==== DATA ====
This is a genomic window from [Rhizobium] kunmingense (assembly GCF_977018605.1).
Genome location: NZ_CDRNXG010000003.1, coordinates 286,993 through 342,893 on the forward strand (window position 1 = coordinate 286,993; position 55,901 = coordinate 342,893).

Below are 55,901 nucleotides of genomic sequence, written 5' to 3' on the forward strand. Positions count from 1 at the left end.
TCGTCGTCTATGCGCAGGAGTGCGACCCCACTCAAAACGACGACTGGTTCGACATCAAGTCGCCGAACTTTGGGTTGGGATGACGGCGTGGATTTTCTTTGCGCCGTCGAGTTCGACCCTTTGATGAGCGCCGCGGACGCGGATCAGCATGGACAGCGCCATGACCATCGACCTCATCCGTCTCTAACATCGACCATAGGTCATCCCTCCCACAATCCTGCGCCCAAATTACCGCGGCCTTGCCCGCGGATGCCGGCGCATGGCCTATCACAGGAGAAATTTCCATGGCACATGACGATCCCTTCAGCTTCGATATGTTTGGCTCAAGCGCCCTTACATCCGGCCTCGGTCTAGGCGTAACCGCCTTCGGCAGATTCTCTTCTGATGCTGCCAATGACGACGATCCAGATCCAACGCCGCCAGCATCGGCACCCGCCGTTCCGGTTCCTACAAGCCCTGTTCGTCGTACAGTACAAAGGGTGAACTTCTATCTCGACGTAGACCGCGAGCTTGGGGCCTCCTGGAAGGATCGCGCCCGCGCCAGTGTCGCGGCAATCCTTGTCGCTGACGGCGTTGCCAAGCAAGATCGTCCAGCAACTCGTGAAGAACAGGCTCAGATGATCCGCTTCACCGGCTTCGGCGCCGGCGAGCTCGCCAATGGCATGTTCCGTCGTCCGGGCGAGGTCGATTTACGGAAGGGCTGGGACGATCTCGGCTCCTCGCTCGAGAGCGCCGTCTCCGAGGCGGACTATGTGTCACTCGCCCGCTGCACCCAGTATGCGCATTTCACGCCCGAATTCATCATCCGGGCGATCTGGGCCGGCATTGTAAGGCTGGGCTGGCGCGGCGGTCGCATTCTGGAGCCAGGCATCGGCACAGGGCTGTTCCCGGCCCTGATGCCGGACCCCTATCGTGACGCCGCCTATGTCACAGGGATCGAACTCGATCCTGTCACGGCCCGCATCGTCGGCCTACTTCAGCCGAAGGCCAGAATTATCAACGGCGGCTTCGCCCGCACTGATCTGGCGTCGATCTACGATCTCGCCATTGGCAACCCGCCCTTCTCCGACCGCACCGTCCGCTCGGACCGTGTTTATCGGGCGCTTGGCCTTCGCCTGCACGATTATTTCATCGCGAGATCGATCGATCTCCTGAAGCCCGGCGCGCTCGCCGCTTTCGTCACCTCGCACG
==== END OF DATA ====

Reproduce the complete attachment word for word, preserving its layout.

This is a genomic window from [Rhizobium] kunmingense (assembly GCF_977018605.1).
Genome location: NZ_CDRNXG010000003.1, coordinates 286,993 through 342,893 on the forward strand (window position 1 = coordinate 286,993; position 55,901 = coordinate 342,893).

Below are 55,901 nucleotides of genomic sequence, written 5' to 3' on the forward strand. Positions count from 1 at the left end.
TCGTCGTCTATGCGCAGGAGTGCGACCCCACTCAAAACGACGACTGGTTCGACATCAAGTCGCCGAACTTTGGGTTGGGATGACGGCGTGGATTTTCTTTGCGCCGTCGAGTTCGACCCTTTGATGAGCGCCGCGGACGCGGATCAGCATGGACAGCGCCATGACCATCGACCTCATCCGTCTCTAACATCGACCATAGGTCATCCCTCCCACAATCCTGCGCCCAAATTACCGCGGCCTTGCCCGCGGATGCCGGCGCATGGCCTATCACAGGAGAAATTTCCATGGCACATGACGATCCCTTCAGCTTCGATATGTTTGGCTCAAGCGCCCTTACATCCGGCCTCGGTCTAGGCGTAACCGCCTTCGGCAGATTCTCTTCTGATGCTGCCAATGACGACGATCCAGATCCAACGCCGCCAGCATCGGCACCCGCCGTTCCGGTTCCTACAAGCCCTGTTCGTCGTACAGTACAAAGGGTGAACTTCTATCTCGACGTAGACCGCGAGCTTGGGGCCTCCTGGAAGGATCGCGCCCGCGCCAGTGTCGCGGCAATCCTTGTCGCTGACGGCGTTGCCAAGCAAGATCGTCCAGCAACTCGTGAAGAACAGGCTCAGATGATCCGCTTCACCGGCTTCGGCGCCGGCGAGCTCGCCAATGGCATGTTCCGTCGTCCGGGCGAGGTCGATTTACGGAAGGGCTGGGACGATCTCGGCTCCTCGCTCGAGAGCGCCGTCTCCGAGGCGGACTATGTGTCACTCGCCCGCTGCACCCAGTATGCGCATTTCACGCCCGAATTCATCATCCGGGCGATCTGGGCCGGCATTGTAAGGCTGGGCTGGCGCGGCGGTCGCATTCTGGAGCCAGGCATCGGCACAGGGCTGTTCCCGGCCCTGATGCCGGACCCCTATCGTGACGCCGCCTATGTCACAGGGATCGAACTCGATCCTGTCACGGCCCGCATCGTCGGCCTACTTCAGCCGAAGGCCAGAATTATCAACGGCGGCTTCGCCCGCACTGATCTGGCGTCGATCTACGATCTCGCCATTGGCAACCCGCCCTTCTCCGACCGCACCGTCCGCTCGGACCGTGTTTATCGGGCGCTTGGCCTTCGCCTGCACGATTATTTCATCGCGAGATCGATCGATCTCCTGAAGCCCGGCGCGCTCGCCGCTTTCGTCACCTCGCACG